“Life moves pretty fast. If you don’t stop and look around once in a while, you could miss it,” Ferris Bueller, “Ferris Bueller’s Day Off.”
Even 32 years after the iconic movie, that statement still rings true, especially when it comes to summer sports.
Believe it or not, we’re not far from the midway point of the American Legion baseball season for the Freshman and Junior levels. And, while the swim season started Monday, it’s only a six-week run from the first meet to the championship meet.
Yes, it would be pretty easy to miss summer sports in this area.
Why is that the case?
When I first started, it seemed that June, July and part of August were reserved for the nonschool sports. But every year, it seems the edges of the high school seasons continue to encroach upon the sanctity of the summer break.
The 2017-18 school year was a prime example. The first fall sports practices started July 31. The last championships were determined June 2. That gave the high school sports season a reach of just over 10 months and actual events in all 12. Doesn’t that seem a little excessive?
Fortunately, this year, the fall sports practices have been pushed back a week and athletes won’t have to report until Aug. 6 with the first football games Aug. 24. Last year, we were a day away from having three football games in August. That would be the case if the schedule went similar to last year. That means a third of the regular season would take place before September.
It would be nice to state that the area’s athletes are enjoying the break between school years and leisurely training. However, that’s not the case anymore. Many teams already have had at least one week’s worth of camps. And those teams will have a lot more hard work in store over the summer to prepare for the new school year. Weight training goes on year-round, no matter what season it is. If it weren’t for MSHSAA dead periods, some coaches would be holding de facto practices during the entire summer.
The first team I can remember working hard in the offseason was the 1993 Borgia football Knights, who went 14-0 and won the Class 3A state championship. That group was self-inspired and did much of its work on its own as a group. There was amazing leadership and camaraderie with that class. I can remember Kent Skorina being chased off the field because he always wanted to be out there working on passing.
The other thing that struck me with those kids was many of them played what was in season, whether it be football, basketball or baseball. These days, we have talented athletes who aren’t playing the summer sports because they’re working at camps or the weight rooms to improve in other sports. It’s a shame that we don’t have as many multiple-sport athletes.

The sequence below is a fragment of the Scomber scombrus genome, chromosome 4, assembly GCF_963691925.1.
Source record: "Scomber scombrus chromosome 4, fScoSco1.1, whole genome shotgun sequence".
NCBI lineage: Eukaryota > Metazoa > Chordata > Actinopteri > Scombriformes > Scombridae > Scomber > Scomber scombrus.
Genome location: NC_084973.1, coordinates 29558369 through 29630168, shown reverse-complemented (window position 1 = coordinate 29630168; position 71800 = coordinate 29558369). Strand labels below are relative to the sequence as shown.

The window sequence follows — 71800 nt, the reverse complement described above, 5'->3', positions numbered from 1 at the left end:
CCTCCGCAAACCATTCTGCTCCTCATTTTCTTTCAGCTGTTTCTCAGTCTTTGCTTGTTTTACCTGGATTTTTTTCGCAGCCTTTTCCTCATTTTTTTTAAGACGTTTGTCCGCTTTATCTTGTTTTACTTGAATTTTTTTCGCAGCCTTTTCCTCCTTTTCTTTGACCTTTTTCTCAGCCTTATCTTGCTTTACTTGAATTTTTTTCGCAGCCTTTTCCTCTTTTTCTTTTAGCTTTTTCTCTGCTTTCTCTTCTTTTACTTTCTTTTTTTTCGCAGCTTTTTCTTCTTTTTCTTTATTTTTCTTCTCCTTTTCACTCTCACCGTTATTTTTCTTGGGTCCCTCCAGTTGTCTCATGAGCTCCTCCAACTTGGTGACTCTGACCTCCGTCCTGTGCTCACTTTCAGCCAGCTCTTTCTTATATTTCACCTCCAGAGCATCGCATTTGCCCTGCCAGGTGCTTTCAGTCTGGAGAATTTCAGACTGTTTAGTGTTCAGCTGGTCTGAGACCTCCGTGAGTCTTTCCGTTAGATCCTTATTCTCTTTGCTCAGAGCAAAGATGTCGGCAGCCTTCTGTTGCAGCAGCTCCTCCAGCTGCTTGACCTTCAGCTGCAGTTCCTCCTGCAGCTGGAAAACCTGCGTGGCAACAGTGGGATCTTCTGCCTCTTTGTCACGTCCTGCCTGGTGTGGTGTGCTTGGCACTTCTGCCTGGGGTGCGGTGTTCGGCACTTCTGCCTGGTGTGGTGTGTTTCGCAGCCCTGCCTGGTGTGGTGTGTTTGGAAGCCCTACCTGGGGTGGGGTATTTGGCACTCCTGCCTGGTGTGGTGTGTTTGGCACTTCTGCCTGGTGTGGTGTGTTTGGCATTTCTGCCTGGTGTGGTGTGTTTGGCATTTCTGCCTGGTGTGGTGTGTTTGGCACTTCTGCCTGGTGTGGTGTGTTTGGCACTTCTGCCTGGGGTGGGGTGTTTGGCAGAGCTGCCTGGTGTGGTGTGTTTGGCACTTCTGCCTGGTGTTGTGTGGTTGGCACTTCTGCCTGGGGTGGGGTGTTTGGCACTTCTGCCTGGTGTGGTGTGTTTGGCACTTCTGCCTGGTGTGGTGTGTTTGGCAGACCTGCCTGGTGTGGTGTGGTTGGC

While we have a very healthy American Legion baseball following in this area, the above has hurt the national pastime in some ways.
Many of our area’s Legion programs draw from one school, meaning that they have to get just about every good eligible player from the school program to be competitive. While opportunities open up for others if someone decides to concentrate on another sport, or play for a different program in St. Louis, that could hamper the local teams.
That gives a golden chance to players who do decide to play Legion baseball in the area. They get to play in front of nice-sized crowds and see a lot of baseball in a short time.
By the time I got here, the Washington Buds already were history. But, the Washington Post 218 program has ascended to the top. I have people who don’t have kids playing asking about when the Legion team is playing and how they’re doing. There is interest in the program from the community and it has become the local summer team.
It’s getting to be the same in Union, New Haven and other towns which have Senior Legion programs. At the younger levels, the fans enjoy getting to see the good players developing. It’s a shame that all of the top area baseball talent isn’t playing Legion baseball because I feel our teams could be competitive at a level beyond the Ninth District if the top players were on the Legion teams.
The true summer heroes are the folks who run and take care of the summer teams. It’s not like the rest of the year where you’ve got paid personnel handling most of the matters with the schools. Many of the people who take care of the summer teams are volunteers, or are being compensated very little for what they do. While some do it to coach their kids, there are a good number of coaches who have nobody playing and do it for the teams and to make sure the fundamentals are properly taught. Many also keep the area fields playable. In some areas, they’ve had to fight just to be able to develop their playing locations. They deserve thanks.
And this is where MSHSAA comes in once again. MSHSAA has decided that it has a place in summer sports as well. Its dead period legislation was meant to keep coaches from being able to turn summer into a two-month practice session, but it also affects other sports.
There will be times when Legion coaches, softball coaches or swim coaches will have to sit in the stands because it’s a dead period and they’re not allowed contact with the athletes. Some aren’t even coaching in the sport they handle during the school seasons, but don’t want to fall afoul of the MSHSAA rules. And, then there are contact days. Each program only has so many of them. That’s why some coaches have to “miss” games so that they stay within the rules.
There really needs to be an addendum to the contact rules to allow the traditional summer sports, which aren’t administered by MSHSAA, to have the coaches for the full season. MSHSAA shouldn’t have to overstep its authority with the nonschool sports, although I know there have been coaches who would look to exploit any potential loophole. That’s a shame.
It’s time that we let the kids have their summer once again.